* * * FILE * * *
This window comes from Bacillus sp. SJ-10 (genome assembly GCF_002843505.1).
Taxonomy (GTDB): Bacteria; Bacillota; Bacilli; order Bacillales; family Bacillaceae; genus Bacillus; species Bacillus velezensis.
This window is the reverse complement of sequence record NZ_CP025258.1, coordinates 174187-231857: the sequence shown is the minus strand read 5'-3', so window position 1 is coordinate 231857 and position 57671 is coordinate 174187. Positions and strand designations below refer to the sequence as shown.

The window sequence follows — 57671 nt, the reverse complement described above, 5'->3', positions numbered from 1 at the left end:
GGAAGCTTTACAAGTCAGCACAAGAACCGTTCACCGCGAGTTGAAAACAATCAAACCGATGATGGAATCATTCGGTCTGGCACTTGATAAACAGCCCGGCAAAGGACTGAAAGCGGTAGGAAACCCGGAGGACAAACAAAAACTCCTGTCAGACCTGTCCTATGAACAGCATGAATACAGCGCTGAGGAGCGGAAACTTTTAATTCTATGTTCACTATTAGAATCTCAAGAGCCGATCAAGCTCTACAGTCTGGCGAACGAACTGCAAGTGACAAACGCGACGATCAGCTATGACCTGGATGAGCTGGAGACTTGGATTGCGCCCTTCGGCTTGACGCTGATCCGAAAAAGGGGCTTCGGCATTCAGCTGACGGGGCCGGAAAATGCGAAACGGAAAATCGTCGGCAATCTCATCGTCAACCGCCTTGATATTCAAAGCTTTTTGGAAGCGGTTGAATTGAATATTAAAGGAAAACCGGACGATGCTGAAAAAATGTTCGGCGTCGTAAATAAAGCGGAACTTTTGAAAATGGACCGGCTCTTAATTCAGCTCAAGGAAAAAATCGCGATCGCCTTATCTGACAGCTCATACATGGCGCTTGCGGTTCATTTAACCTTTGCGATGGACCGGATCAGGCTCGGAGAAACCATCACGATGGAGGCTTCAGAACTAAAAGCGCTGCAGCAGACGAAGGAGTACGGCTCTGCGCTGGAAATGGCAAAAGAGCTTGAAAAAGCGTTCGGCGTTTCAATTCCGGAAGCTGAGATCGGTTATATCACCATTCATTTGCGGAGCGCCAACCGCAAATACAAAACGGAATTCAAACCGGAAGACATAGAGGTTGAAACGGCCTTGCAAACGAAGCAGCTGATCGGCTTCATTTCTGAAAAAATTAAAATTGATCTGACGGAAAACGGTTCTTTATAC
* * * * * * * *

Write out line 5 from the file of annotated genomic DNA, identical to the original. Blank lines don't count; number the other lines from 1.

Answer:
GGAAGCTTTACAAGTCAGCACAAGAACCGTTCACCGCGAGTTGAAAACAATCAAACCGATGATGGAATCATTCGGTCTGGCACTTGATAAACAGCCCGGCAAAGGACTGAAAGCGGTAGGAAACCCGGAGGACAAACAAAAACTCCTGTCAGACCTGTCCTATGAACAGCATGAATACAGCGCTGAGGAGCGGAAACTTTTAATTCTATGTTCACTATTAGAATCTCAAGAGCCGATCAAGCTCTACAGTCTGGCGAACGAACTGCAAGTGACAAACGCGACGATCAGCTATGACCTGGATGAGCTGGAGACTTGGATTGCGCCCTTCGGCTTGACGCTGATCCGAAAAAGGGGCTTCGGCATTCAGCTGACGGGGCCGGAAAATGCGAAACGGAAAATCGTCGGCAATCTCATCGTCAACCGCCTTGATATTCAAAGCTTTTTGGAAGCGGTTGAATTGAATATTAAAGGAAAACCGGACGATGCTGAAAAAATGTTCGGCGTCGTAAATAAAGCGGAACTTTTGAAAATGGACCGGCTCTTAATTCAGCTCAAGGAAAAAATCGCGATCGCCTTATCTGACAGCTCATACATGGCGCTTGCGGTTCATTTAACCTTTGCGATGGACCGGATCAGGCTCGGAGAAACCATCACGATGGAGGCTTCAGAACTAAAAGCGCTGCAGCAGACGAAGGAGTACGGCTCTGCGCTGGAAATGGCAAAAGAGCTTGAAAAAGCGTTCGGCGTTTCAATTCCGGAAGCTGAGATCGGTTATATCACCATTCATTTGCGGAGCGCCAACCGCAAATACAAAACGGAATTCAAACCGGAAGACATAGAGGTTGAAACGGCCTTGCAAACGAAGCAGCTGATCGGCTTCATTTCTGAAAAAATTAAAATTGATCTGACGGAAAACGGTTCTTTATAC